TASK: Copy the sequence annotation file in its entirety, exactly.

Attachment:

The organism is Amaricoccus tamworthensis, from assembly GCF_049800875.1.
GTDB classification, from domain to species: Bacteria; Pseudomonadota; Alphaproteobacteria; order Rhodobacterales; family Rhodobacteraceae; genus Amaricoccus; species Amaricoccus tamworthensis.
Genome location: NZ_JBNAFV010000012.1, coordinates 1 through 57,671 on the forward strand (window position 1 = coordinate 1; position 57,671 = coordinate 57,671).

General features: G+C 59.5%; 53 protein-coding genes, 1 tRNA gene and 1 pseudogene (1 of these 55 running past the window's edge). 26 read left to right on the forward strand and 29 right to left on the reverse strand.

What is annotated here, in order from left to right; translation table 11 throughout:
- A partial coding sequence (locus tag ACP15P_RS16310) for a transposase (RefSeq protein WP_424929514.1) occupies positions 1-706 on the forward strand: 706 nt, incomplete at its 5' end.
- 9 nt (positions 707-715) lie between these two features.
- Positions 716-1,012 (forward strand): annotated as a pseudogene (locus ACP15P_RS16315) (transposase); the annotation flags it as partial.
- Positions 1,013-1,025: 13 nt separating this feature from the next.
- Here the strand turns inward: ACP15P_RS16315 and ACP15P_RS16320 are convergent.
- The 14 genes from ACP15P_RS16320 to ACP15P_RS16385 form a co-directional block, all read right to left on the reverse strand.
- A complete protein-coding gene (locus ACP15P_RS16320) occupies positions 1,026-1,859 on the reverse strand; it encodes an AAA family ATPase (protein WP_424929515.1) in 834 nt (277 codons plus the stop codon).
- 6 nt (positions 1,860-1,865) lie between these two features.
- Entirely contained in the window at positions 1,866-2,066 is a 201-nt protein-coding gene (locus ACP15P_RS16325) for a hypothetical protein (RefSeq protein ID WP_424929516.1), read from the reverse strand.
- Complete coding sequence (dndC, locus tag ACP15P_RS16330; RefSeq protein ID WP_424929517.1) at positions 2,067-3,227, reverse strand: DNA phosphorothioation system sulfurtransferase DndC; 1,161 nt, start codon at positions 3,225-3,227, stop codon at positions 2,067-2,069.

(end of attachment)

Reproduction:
The organism is Amaricoccus tamworthensis, from assembly GCF_049800875.1.
GTDB classification, from domain to species: Bacteria; Pseudomonadota; Alphaproteobacteria; order Rhodobacterales; family Rhodobacteraceae; genus Amaricoccus; species Amaricoccus tamworthensis.
Genome location: NZ_JBNAFV010000012.1, coordinates 1 through 57,671 on the forward strand (window position 1 = coordinate 1; position 57,671 = coordinate 57,671).

General features: G+C 59.5%; 53 protein-coding genes, 1 tRNA gene and 1 pseudogene (1 of these 55 running past the window's edge). 26 read left to right on the forward strand and 29 right to left on the reverse strand.

What is annotated here, in order from left to right; translation table 11 throughout:
- A partial coding sequence (locus tag ACP15P_RS16310) for a transposase (RefSeq protein WP_424929514.1) occupies positions 1-706 on the forward strand: 706 nt, incomplete at its 5' end.
- 9 nt (positions 707-715) lie between these two features.
- Positions 716-1,012 (forward strand): annotated as a pseudogene (locus ACP15P_RS16315) (transposase); the annotation flags it as partial.
- Positions 1,013-1,025: 13 nt separating this feature from the next.
- Here the strand turns inward: ACP15P_RS16315 and ACP15P_RS16320 are convergent.
- The 14 genes from ACP15P_RS16320 to ACP15P_RS16385 form a co-directional block, all read right to left on the reverse strand.
- A complete protein-coding gene (locus ACP15P_RS16320) occupies positions 1,026-1,859 on the reverse strand; it encodes an AAA family ATPase (protein WP_424929515.1) in 834 nt (277 codons plus the stop codon).
- 6 nt (positions 1,860-1,865) lie between these two features.
- Entirely contained in the window at positions 1,866-2,066 is a 201-nt protein-coding gene (locus ACP15P_RS16325) for a hypothetical protein (RefSeq protein ID WP_424929516.1), read from the reverse strand.
- Complete coding sequence (dndC, locus tag ACP15P_RS16330; RefSeq protein ID WP_424929517.1) at positions 2,067-3,227, reverse strand: DNA phosphorothioation system sulfurtransferase DndC; 1,161 nt, start codon at positions 3,225-3,227, stop codon at positions 2,067-2,069.